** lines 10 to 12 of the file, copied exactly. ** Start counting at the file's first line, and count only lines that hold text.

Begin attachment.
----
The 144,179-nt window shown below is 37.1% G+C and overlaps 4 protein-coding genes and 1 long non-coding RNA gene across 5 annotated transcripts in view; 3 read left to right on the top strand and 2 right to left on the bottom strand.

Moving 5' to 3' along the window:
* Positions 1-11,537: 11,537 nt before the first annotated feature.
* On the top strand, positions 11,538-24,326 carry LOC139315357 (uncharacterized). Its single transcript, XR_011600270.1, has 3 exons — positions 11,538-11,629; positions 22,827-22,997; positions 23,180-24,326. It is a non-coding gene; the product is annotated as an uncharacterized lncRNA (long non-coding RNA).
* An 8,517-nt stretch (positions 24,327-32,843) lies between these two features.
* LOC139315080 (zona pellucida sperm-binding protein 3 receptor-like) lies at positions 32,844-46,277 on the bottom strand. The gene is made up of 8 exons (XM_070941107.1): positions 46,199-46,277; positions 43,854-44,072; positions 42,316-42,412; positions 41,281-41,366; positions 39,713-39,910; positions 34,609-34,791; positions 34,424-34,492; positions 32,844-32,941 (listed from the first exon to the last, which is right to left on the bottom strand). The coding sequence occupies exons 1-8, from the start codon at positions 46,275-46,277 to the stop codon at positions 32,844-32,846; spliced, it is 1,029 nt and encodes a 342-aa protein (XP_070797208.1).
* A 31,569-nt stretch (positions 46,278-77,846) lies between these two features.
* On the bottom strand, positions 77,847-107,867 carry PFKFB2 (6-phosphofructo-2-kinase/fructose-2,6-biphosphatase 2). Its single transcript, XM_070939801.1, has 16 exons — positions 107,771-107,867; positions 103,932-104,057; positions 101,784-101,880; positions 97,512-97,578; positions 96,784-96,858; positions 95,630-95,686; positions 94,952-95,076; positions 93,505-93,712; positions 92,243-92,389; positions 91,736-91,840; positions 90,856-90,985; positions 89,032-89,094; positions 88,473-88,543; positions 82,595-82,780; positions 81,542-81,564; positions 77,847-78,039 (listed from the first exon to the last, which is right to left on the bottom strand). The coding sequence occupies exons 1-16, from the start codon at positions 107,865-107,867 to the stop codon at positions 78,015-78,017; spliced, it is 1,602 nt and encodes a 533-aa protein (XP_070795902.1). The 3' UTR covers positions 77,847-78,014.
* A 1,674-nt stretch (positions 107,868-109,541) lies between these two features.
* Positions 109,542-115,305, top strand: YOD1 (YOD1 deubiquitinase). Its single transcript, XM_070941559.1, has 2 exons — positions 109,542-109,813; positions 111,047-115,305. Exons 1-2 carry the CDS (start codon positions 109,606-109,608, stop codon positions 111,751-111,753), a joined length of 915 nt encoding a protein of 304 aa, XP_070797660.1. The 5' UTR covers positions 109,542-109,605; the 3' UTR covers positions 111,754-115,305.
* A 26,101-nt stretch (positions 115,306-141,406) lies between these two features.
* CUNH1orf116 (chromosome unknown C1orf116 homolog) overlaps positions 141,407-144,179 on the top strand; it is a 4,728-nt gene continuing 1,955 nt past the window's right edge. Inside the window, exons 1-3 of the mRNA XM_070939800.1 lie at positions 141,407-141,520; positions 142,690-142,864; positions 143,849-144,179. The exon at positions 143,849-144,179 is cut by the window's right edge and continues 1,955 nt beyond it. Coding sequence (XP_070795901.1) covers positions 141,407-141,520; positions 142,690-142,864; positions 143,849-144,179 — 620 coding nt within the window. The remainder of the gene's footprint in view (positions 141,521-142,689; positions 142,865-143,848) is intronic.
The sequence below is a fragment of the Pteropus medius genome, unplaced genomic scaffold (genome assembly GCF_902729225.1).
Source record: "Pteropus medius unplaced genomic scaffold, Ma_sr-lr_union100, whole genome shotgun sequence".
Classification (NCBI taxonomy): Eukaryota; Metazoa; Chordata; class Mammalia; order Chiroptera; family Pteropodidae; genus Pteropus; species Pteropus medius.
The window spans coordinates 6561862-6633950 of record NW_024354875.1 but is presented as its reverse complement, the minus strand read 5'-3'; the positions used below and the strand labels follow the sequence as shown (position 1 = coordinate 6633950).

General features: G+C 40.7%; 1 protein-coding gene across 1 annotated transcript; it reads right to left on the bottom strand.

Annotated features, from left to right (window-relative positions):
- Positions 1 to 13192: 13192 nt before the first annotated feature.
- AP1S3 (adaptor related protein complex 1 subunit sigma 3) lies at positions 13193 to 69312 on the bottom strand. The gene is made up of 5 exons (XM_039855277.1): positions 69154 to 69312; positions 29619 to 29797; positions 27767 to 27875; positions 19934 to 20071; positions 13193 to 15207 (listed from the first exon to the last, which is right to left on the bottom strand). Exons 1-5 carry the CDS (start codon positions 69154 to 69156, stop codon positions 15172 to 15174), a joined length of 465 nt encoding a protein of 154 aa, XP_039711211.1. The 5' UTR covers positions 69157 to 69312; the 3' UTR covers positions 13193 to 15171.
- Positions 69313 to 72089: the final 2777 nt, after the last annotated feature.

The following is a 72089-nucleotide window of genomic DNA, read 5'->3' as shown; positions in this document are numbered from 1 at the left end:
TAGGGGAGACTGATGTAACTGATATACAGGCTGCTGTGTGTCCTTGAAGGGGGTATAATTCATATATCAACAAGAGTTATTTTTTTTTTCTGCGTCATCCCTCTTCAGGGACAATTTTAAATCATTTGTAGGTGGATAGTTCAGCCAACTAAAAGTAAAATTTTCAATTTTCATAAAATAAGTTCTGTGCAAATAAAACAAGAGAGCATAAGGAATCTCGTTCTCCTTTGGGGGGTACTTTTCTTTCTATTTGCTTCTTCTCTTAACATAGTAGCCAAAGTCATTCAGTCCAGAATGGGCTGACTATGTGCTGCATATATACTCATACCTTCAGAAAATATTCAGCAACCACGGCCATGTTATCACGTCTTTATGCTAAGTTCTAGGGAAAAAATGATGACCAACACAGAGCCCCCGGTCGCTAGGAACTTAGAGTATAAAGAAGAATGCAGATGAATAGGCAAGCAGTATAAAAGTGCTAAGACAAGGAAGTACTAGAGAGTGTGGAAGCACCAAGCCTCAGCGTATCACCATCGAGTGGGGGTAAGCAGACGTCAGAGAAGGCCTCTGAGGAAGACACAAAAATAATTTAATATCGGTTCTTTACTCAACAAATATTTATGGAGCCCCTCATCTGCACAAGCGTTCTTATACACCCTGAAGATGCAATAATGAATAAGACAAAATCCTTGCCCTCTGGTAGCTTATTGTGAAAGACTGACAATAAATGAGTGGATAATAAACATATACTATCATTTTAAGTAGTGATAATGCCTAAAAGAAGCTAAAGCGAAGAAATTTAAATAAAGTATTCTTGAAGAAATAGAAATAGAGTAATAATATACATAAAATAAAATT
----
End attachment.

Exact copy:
* Positions 109,542-115,305, top strand: YOD1 (YOD1 deubiquitinase). Its single transcript, XM_070941559.1, has 2 exons — positions 109,542-109,813; positions 111,047-115,305. Exons 1-2 carry the CDS (start codon positions 109,606-109,608, stop codon positions 111,751-111,753), a joined length of 915 nt encoding a protein of 304 aa, XP_070797660.1. The 5' UTR covers positions 109,542-109,605; the 3' UTR covers positions 111,754-115,305.
* A 26,101-nt stretch (positions 115,306-141,406) lies between these two features.
* CUNH1orf116 (chromosome unknown C1orf116 homolog) overlaps positions 141,407-144,179 on the top strand; it is a 4,728-nt gene continuing 1,955 nt past the window's right edge. Inside the window, exons 1-3 of the mRNA XM_070939800.1 lie at positions 141,407-141,520; positions 142,690-142,864; positions 143,849-144,179. The exon at positions 143,849-144,179 is cut by the window's right edge and continues 1,955 nt beyond it. Coding sequence (XP_070795901.1) covers positions 141,407-141,520; positions 142,690-142,864; positions 143,849-144,179 — 620 coding nt within the window. The remainder of the gene's footprint in view (positions 141,521-142,689; positions 142,865-143,848) is intronic.